ACF bonding makes reliable connections in ADAS applications

January 23, 2017 // By Jan-Bart Picavet, Amada Miyachi Europe
This article describes the application of anisotropic conductive film (ACF) bonding, especially as it can be applied to automotive systems where the connections it makes require less space, and offer a cost effective and reliable alternative to other connection methods, including zero insertion force (ZIF) connectors, board-to-board (BTB) connectors, or soldering.

ACF has been used for years for creating electrical conductive adhesive bonds between flexible and rigid circuit boards, glass panel displays, and flex foils. The process essentially means heating and cooling an adhesive containing conductive particles under pressure. ACF bonding is one of the best methods for bonding fine pitch connections, and is now being used for a growing number of new automotive safety and driver assistance systems. The advent of autonomous driving systems and increasing use of displays and camera’s will only increase this trend, since it will require even more communications and sensor applications.

 

ACF bonding basics

ACF bonding is the process of creating electrical conductive adhesive bonds, with anisotropic conductive adhesive/film, between flexible and rigid circuit boards, glass panel displays, and flex foils. This interconnection technique is mostly used for connecting to printed circuit boards (PCBs).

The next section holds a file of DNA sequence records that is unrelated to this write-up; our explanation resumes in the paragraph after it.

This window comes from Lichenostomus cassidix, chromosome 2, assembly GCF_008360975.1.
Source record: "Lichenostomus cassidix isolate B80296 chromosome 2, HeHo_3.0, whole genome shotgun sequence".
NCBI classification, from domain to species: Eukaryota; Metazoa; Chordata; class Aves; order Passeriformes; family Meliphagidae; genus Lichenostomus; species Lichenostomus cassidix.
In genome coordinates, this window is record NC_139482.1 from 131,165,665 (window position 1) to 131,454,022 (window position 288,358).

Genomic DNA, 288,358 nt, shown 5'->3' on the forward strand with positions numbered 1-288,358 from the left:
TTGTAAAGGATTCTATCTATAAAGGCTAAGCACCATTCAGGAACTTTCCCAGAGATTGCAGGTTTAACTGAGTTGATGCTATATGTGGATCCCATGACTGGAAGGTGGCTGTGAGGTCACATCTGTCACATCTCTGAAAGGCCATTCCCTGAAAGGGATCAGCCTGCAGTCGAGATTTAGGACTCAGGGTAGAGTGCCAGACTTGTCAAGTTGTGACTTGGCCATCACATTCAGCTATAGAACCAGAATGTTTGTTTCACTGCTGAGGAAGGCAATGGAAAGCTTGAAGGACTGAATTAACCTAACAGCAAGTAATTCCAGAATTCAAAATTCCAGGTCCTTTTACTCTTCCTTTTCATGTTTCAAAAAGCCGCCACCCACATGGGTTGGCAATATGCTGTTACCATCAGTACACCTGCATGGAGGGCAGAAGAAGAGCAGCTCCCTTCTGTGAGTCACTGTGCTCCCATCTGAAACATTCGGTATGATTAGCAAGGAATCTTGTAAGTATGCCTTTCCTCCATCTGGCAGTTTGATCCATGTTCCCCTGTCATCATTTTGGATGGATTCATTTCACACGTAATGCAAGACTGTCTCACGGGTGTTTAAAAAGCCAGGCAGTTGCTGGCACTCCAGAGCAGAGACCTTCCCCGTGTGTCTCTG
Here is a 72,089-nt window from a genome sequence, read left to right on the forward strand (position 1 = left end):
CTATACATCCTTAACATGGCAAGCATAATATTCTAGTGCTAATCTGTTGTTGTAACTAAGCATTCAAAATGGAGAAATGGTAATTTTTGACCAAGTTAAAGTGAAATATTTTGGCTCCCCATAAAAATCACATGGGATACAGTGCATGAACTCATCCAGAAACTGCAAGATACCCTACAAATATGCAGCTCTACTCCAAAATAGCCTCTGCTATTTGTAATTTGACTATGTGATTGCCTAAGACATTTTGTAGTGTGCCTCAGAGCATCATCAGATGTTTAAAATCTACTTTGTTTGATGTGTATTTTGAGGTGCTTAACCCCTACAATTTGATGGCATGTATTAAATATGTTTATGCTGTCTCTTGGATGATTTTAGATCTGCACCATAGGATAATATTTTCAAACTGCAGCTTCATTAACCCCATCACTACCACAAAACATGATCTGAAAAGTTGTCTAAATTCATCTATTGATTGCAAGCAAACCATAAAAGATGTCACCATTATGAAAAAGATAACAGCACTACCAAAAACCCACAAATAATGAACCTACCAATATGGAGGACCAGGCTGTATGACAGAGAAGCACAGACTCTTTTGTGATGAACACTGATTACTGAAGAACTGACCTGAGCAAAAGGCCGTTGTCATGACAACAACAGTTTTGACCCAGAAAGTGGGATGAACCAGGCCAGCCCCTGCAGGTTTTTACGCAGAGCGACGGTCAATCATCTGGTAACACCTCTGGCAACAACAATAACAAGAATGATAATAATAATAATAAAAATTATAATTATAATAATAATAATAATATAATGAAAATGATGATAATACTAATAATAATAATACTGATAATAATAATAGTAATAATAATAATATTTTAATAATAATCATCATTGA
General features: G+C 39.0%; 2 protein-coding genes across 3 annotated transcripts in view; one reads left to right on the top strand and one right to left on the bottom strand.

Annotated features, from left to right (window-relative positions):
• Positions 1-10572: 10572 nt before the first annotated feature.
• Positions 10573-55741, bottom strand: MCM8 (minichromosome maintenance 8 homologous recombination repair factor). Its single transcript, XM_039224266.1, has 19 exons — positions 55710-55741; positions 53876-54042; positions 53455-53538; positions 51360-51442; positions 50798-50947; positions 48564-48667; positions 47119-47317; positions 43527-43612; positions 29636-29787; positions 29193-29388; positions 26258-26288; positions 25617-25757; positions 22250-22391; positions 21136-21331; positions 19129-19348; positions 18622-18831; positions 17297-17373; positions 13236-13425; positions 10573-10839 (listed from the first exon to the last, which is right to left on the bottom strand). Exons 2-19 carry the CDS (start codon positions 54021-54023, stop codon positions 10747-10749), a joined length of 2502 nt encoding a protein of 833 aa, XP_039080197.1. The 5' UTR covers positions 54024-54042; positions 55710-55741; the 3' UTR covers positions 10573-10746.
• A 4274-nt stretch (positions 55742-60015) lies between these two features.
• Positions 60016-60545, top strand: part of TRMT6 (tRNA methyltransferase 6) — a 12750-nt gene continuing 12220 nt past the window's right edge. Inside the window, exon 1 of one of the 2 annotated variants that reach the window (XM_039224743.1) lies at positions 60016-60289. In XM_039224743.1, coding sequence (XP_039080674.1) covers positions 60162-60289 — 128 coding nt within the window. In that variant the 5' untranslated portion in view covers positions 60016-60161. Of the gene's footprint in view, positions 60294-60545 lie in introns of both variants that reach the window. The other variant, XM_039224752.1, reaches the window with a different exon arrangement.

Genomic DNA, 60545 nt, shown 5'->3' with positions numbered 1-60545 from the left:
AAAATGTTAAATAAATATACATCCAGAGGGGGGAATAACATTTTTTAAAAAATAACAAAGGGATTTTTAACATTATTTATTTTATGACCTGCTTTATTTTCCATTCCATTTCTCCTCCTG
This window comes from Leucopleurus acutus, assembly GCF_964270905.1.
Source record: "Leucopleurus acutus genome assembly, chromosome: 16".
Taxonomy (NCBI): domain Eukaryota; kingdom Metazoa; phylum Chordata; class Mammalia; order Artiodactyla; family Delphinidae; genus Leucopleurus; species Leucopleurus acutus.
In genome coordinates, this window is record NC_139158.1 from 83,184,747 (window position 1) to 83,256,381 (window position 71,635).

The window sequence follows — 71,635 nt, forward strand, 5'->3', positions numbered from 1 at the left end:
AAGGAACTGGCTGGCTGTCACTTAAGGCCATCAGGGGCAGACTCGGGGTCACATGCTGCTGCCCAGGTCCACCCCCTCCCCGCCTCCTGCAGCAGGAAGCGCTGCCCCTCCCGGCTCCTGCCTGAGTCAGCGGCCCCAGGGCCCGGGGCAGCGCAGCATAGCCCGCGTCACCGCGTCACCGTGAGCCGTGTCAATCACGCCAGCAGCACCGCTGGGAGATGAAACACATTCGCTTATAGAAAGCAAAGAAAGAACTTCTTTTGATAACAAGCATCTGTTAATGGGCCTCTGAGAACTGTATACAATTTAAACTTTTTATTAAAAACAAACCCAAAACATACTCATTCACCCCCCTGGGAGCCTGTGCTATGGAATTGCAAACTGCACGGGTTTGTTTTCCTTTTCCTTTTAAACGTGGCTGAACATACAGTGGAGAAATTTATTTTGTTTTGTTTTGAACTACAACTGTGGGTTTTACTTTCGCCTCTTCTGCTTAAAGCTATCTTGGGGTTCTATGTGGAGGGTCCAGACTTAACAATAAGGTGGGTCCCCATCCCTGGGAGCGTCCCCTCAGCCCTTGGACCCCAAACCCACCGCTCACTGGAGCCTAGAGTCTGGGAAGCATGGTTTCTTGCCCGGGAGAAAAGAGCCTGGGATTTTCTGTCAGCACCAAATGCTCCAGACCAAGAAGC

The ACF material comes in reels and has three functions: electrical connection, insulation of the adjacent terminal, and adhesion.

 

Figure 1. ACF bonding, basic principles

 

Anisotropic conductive adhesives contain small, spherical particles that, when compressed and heated, form an electrical connection between parts. The conductive material in the adhesive can be foil, flex, or paste. The conductive particles are distributed homogeneously, maintaining consistent particle density and thickness.

 

Before bonding, the particles are separated by an isolating matrix of adhesive. The parts to be joined are first brought together with the adhesive in between and tacked, in a step called ACF laminating.

A heating element (thermode) then presses the top and bottom circuit board together with the adhesive in between, causing the adhesive to flow and trapping the conductive particles, resulting in an electrical connection. The particles that are trapped between the conductors form a conductive interface between the pads on the two mating surfaces and conduct only in the Z axis.

 

Figure 2. Position of the thermode, flex, and adhesive in the ACF process

 

The joint is stabilized by subsequent cooling and full curing of the adhesive while still in the compressed condition. Because of the low filler content, there is no short-circuiting between adjoining tracks.

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